The Mathewson letter which has an estimated value of “$15,000 and up” appears as lot 80059 and is just one of several documents originally housed in the Hall’s August Herrmann Papers donated in 1961 by Reds owner Powell Crosley Jr. The same Hall of Fame files still retain the letter initially protesting the game penned by Boston Brave manager Fred Mitchell sent to Heydler on July 4, 1923, and describing the same disputed home run that Mathewson documents in the July 6th letter being offered by Heritage.
Mathewson’s missive references Mitchell’s letter stating, “I am in receipt from you (a) copy of Manager Mitchell’s protest in regard to the Boston-Brooklyn Game at Brooklyn, July 4th.” How could the Matty letter addressed to the National League and referencing the same letter still found in the HOF files end up in private hands and a Heritage sale? It’s the same question that’s been asked about Chris Ivy’s inclusion of other letters originating from the Herrmann files written by Honus Wagner and Barney Dreyfus that appeared in Heritage’s last sale. Those letters join other alleged stolen documents offered by Heritage in the past including examples written by Babe Ruth and the 1915 Red Sox team, Charles Comiskey, Fred Clarke, Joe Tinker, AL President Ban Johnson, and Ed Barrow. Two others originating from the Hall were written by Miller Huggins and Hank O’Day and were sold recently at Heritage by autograph dealer Jack Smalling who claims the two letters were given to him in the 1960’s as a gift from Hall of Fame historian Lee Allen. Allen, however, had no authority to gift the documents to Smalling at the time since the documents had become the property of New York State after they were donated.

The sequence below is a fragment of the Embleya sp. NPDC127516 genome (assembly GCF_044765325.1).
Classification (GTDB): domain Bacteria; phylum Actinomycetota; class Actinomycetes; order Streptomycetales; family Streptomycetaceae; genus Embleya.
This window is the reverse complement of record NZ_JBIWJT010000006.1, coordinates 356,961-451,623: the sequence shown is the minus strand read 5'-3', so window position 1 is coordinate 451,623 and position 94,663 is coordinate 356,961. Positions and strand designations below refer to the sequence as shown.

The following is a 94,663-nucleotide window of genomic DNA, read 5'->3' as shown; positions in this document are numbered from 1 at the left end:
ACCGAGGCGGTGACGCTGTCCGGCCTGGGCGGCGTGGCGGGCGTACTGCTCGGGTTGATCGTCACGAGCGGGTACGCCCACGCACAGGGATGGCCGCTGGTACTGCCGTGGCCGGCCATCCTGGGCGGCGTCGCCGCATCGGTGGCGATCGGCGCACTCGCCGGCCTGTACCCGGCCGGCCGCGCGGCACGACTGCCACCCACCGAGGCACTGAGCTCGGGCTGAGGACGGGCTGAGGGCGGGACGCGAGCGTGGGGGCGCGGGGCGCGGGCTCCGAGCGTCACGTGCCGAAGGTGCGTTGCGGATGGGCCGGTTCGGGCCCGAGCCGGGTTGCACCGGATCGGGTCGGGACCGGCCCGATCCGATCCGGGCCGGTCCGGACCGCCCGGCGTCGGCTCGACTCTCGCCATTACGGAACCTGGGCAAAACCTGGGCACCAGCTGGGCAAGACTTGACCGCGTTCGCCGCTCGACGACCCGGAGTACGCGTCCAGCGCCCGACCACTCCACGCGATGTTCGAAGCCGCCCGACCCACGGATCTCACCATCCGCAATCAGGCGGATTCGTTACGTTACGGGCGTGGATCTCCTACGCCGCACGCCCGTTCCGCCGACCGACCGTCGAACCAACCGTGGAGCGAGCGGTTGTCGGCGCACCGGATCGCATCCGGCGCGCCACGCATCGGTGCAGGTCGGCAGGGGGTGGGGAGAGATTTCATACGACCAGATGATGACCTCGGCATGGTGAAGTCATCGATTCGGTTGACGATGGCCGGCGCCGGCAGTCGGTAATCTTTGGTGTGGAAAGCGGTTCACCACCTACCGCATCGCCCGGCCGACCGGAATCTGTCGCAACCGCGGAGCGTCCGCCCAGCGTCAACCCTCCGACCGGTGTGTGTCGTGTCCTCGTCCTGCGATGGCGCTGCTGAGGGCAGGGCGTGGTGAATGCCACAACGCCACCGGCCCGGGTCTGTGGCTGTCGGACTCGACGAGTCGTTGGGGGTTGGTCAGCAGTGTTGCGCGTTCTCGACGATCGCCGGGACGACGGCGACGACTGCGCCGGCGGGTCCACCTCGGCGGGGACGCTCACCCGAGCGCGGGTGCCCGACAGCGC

Another Mathewson protest letter believed to have been stolen from the Hall of Fame appeared as part of the Barry Halper Collection at Sotheby's in 1999. Halper and Jane Forbes Clark (inset) cut the ribbon for the grand opening of the Hall's "Halper Gallery" in 1999. The gallery dedicated in Halper's honor no longer exists.
Another Mathewson letter from the same Herrmann Papers file and regarding the same protested game of July 4, 1923, appeared for sale as part of the Barry Halper Collection at Sotheby’s in 1999. Halper and his hand-picked consultant, Rob Lifson, included in the sale a large group of items stolen from the New York Public Library, Boston Public Library, Hillerich & Bradsby Co. and the Baseball Hall of Fame. All of the stolen documents were authenticated for Sotheby’s by current Heritage consignment director Mike Gutierrez.